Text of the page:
President of the Prairie: Norman Burns enjoying new role as president, CEO at Conner Prairie

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By Sam Elliott

Norman Burns, the latest president and CEO at Fishers’ Conner Prairie, hasn’t been in his new position for long, but he’s liked his first months on the job since taking over earlier this year to long-time favorite footwear that fits like a glove.

“It just seems so comfortable,” Burns said. “Somebody recently was asking me how it felt being here, and I said, ‘You know, it really feels like a pair of old slippers.’ Conner Prairie just feels that way and that’s why it feels like the right fit for me personally and professionally. I’ve just stepped into those slippers and it’s been a really comfortable start.”

Burns is a veteran of the museum and historical site industry, having spent nearly the past 30 years working at four locations in Tennessee and one in Virginia before coming to Indiana. And each stop along his career path has offered experience that should lend itself well to Conner Prairie.

The Historic Sam Davis Home and Plantation in Smyrna, Tenn., gave Burns his first taste of museum and historical site administration.

“The Sam Davis Home was the home of the boy hero of the Confederacy, so I’ve had a little background on Civil War sites,” he said. “It was as director of the Sam Davis home that I really kind of cut my teeth at working at a museum and learning programming, learning customer service, learning to work with donors and boards, big festivals and all those kind of things.”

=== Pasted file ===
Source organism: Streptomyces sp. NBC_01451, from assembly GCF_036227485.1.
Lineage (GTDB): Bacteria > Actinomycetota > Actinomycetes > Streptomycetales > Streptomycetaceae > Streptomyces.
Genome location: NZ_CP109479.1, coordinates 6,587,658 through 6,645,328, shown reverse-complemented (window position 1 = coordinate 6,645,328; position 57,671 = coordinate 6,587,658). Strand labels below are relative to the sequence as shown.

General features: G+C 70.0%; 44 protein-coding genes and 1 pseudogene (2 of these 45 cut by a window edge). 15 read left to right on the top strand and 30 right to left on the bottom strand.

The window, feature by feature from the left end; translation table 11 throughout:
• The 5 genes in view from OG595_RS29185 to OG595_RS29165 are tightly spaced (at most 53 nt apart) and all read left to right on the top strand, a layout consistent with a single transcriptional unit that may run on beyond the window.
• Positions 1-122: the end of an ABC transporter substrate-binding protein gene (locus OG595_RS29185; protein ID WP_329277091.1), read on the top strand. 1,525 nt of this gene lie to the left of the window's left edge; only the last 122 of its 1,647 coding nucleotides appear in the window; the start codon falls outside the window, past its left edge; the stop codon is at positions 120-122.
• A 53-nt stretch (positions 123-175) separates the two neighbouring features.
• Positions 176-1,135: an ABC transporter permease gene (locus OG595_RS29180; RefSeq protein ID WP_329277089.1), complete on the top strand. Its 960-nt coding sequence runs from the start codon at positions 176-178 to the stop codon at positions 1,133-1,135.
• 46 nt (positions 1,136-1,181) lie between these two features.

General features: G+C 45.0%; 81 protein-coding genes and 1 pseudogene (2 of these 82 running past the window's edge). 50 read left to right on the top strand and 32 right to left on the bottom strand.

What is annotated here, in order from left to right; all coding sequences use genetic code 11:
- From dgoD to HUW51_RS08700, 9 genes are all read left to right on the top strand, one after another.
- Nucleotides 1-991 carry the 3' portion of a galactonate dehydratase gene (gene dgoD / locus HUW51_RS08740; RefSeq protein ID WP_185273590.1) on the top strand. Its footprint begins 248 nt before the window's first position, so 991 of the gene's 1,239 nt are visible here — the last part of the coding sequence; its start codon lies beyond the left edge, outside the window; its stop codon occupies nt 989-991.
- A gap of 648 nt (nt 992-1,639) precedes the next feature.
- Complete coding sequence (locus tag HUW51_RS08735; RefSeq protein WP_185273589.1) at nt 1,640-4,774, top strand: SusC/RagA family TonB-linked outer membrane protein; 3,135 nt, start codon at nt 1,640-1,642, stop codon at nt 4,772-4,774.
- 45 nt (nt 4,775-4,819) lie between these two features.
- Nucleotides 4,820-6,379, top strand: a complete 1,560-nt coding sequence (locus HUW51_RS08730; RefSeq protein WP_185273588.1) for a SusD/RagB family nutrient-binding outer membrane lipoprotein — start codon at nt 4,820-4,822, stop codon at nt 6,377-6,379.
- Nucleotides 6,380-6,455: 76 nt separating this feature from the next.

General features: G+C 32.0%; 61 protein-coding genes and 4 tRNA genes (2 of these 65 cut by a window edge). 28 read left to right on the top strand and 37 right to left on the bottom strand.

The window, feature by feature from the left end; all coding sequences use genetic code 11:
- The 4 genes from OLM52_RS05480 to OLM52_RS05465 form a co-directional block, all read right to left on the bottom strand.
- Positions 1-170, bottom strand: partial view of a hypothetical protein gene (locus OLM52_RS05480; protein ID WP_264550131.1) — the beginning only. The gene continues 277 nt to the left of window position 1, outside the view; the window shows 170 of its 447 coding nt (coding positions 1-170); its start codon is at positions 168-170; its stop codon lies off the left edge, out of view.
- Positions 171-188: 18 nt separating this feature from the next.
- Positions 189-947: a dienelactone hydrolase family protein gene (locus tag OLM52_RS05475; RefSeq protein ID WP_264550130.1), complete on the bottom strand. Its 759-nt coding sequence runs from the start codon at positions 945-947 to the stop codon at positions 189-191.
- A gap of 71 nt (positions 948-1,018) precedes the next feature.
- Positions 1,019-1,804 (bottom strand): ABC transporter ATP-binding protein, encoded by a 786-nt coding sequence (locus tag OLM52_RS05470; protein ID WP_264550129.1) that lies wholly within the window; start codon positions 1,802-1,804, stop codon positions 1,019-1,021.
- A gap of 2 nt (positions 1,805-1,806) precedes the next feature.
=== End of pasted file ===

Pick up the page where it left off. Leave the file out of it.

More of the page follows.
Burns was then the director at the Rocky Mount Museum in Piney Flats, Tenn., which, like Conner Prairie, offers guests immersion into a first-person living history site.

“We did many of the same activities there that we do at Conner Prairie, everything from traditional woodworking and blacksmithing to open hearth cooking, spinning and weaving,” Burns said.

The Chattanooga Regional History Museum gave Burns a chance to work with more traditional museum exhibits and projects and at the Belle Meade Plantation in Nashville he worked on the business side of tourism, facility rentals and operations.

For nearly the past 10 years, Burns worked as executive director at Maymont, located in Richmond, Va.

“The best way to describe it is it’s a 100-acre historical, zoological and botanical park that is free and accessible to everyone, which is why they have over half a million visitors every year,” he said. “It’s also why the Maymont Foundation has to raise all the money to keep the gates open.

“Through the years, I have learned a lot and kind of touched on all the elements that Conner Prairie is about, from living history to creative programming and those types of things and so to me it’s personally and professionally just the right fit at the right time,” Burns added.

Burns said he first started bumping into Conner Prairie executives at regional and national living history museum conferences in the early to mid-1990s, and has kept his eye on the trend-setting site ever since.

“We have really done a really good job of being known in the museum and education community for kind of setting the standard for the way we interpret and the way we program our site,” he said. “I want to see us just continue to do more of that and that will help us with getting out to more national audiences.”

Get to know Norman Burns

  • Approaching 32nd wedding anniversary this June with wife, Sandy. The couple has three grown sons and one daughter-in-law all living in Virginia.
  • Earned bachelor’s and master’s degrees in history from Middle Tennessee State University
  • First impressions of Indiana: “I’m enjoying learning about all of Hamilton Co. and I’m really excited about the development of Fishers,” he said. “You want to be in a place where that’s happening and that’s what excites me about Conner Prairie — we’re doing the same thing, we’re always developing something new, we’re always putting ourselves out there and to be representing the past and looking to its future I think is a really good connector for Hamilton Co.”
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